The short answer is: watch seasons 1, 2, and then season 3 up to and including 3×17 Basic Lupine Urology. And then stop. Consider 3×17 the series finale.
Later, you can watch 3×20 Digital Estate Planning and consider it a bonus episode.
That’s it. It’s a truncated show arc, but it is the heart of the show.
An appreciation of Community
Community is basically about watching television itself. Both the strange solitary-yet-social aspect and the tropes associated with TV shows.
Watching television is not like watching a movie. A movie in a theatre is a collective, public experience. Television is much more intimate, personal. It’s in your home, it’s part of your life. We extend our social sphere to encompass the people on the screen – somehow when watching Friends you are in New York, a silent friend in the gang, when you’re watching Stargate SG-1 you’re part of an SG team in a way. Community recognizes the ad hoc nature of how we construct social groups from strangers, but the table has a key message – it’s Jeff, Britta, Abed, Troy, Pierce, Shirley, Annie… and an empty seat, which is to say, and you.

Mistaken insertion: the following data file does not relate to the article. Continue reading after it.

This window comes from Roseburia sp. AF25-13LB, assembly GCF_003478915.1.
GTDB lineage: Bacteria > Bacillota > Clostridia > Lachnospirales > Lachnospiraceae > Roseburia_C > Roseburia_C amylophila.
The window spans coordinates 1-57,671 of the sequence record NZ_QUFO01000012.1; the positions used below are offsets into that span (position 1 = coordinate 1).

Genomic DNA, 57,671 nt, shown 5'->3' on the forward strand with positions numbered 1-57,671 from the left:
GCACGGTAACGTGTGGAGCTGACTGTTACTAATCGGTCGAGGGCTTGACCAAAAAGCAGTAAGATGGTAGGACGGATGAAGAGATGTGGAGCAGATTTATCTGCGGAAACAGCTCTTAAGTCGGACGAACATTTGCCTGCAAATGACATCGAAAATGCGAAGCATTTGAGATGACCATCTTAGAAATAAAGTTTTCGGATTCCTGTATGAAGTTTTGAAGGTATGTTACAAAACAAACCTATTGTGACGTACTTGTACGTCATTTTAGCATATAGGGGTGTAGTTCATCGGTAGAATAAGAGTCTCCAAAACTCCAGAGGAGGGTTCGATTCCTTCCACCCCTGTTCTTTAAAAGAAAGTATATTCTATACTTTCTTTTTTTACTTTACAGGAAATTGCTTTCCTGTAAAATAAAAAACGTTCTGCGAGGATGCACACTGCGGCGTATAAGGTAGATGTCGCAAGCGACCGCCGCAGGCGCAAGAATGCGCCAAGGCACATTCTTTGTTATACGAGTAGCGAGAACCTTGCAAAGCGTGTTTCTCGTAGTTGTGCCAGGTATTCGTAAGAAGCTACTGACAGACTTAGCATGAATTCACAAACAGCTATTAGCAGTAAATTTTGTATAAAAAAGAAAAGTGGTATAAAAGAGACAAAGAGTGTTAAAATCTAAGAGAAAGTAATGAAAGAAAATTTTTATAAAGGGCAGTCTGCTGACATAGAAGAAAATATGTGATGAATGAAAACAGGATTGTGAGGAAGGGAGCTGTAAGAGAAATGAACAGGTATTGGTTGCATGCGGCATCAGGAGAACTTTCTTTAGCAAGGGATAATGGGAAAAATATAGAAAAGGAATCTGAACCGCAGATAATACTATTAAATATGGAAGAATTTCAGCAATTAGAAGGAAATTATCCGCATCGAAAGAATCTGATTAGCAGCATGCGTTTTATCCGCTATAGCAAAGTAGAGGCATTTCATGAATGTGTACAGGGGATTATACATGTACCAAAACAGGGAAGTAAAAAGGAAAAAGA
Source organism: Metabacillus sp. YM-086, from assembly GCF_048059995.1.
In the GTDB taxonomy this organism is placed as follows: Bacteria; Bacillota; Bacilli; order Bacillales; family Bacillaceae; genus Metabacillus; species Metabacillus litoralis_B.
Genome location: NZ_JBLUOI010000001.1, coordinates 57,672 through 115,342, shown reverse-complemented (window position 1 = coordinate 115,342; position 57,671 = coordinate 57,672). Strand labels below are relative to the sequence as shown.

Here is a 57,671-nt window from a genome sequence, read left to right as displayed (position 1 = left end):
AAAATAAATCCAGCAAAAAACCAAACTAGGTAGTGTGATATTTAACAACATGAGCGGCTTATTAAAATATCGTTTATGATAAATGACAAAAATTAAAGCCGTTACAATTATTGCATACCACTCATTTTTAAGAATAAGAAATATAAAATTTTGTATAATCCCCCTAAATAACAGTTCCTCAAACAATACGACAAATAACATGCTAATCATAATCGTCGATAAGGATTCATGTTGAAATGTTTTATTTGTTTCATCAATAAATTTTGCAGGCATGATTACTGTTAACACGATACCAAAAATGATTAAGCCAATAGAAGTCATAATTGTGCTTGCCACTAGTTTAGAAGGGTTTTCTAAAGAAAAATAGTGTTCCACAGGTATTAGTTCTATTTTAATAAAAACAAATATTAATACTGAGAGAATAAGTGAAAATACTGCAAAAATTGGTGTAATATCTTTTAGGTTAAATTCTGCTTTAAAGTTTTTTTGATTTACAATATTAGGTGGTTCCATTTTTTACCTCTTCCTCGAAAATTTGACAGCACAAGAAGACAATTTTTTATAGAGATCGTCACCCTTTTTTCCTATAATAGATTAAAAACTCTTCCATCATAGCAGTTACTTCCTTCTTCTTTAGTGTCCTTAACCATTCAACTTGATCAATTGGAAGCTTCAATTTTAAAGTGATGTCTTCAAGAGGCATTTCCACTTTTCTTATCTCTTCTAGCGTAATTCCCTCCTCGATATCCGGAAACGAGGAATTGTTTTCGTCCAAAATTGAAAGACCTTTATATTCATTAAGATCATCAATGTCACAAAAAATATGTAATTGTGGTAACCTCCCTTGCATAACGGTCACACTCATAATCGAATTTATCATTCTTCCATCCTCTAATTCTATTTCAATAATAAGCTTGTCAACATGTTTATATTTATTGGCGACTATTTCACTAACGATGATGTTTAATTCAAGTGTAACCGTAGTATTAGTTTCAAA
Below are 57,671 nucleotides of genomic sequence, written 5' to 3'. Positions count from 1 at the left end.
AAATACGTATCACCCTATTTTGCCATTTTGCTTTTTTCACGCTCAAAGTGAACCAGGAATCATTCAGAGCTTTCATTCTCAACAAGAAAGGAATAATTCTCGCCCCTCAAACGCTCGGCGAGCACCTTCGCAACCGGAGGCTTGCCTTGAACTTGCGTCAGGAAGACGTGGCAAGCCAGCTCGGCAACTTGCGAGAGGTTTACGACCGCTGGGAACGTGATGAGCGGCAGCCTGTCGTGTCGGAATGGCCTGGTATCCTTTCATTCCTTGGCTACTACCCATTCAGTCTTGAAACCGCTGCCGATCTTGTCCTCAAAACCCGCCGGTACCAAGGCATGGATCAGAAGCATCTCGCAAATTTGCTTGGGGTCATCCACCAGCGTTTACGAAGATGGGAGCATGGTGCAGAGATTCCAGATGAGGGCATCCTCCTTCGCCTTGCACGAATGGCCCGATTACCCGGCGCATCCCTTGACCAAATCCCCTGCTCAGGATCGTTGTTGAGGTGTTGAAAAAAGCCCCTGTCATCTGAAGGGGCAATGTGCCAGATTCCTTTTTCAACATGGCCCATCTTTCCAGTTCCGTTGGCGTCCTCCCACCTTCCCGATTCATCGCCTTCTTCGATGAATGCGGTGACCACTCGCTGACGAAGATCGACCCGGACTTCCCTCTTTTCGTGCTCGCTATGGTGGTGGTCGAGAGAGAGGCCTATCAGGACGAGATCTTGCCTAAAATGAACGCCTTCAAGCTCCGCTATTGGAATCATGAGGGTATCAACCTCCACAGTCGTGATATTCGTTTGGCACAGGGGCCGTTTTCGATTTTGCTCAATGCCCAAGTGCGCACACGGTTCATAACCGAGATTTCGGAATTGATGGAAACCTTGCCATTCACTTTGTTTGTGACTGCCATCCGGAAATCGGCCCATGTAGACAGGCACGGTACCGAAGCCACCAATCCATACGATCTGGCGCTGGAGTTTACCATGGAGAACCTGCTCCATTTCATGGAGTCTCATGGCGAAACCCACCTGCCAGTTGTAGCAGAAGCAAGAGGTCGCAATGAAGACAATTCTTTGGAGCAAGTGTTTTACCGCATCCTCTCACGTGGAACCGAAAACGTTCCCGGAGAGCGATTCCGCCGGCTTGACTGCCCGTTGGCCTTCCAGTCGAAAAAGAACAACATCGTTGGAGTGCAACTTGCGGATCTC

The show is weird, and funny, and clever.
The natural arc of the show would have been for them to progress through four years (four seasons) and then graduate, slightly changed, slightly better. The Starburns Decision towards the end of season 3 disrupted that arc, and then the loss of Dan Harmon as showrunner for season 4 shattered it completely.
For a further (and spoiler-filled) analysis of the show in seasons 5 and 6, see my next posting.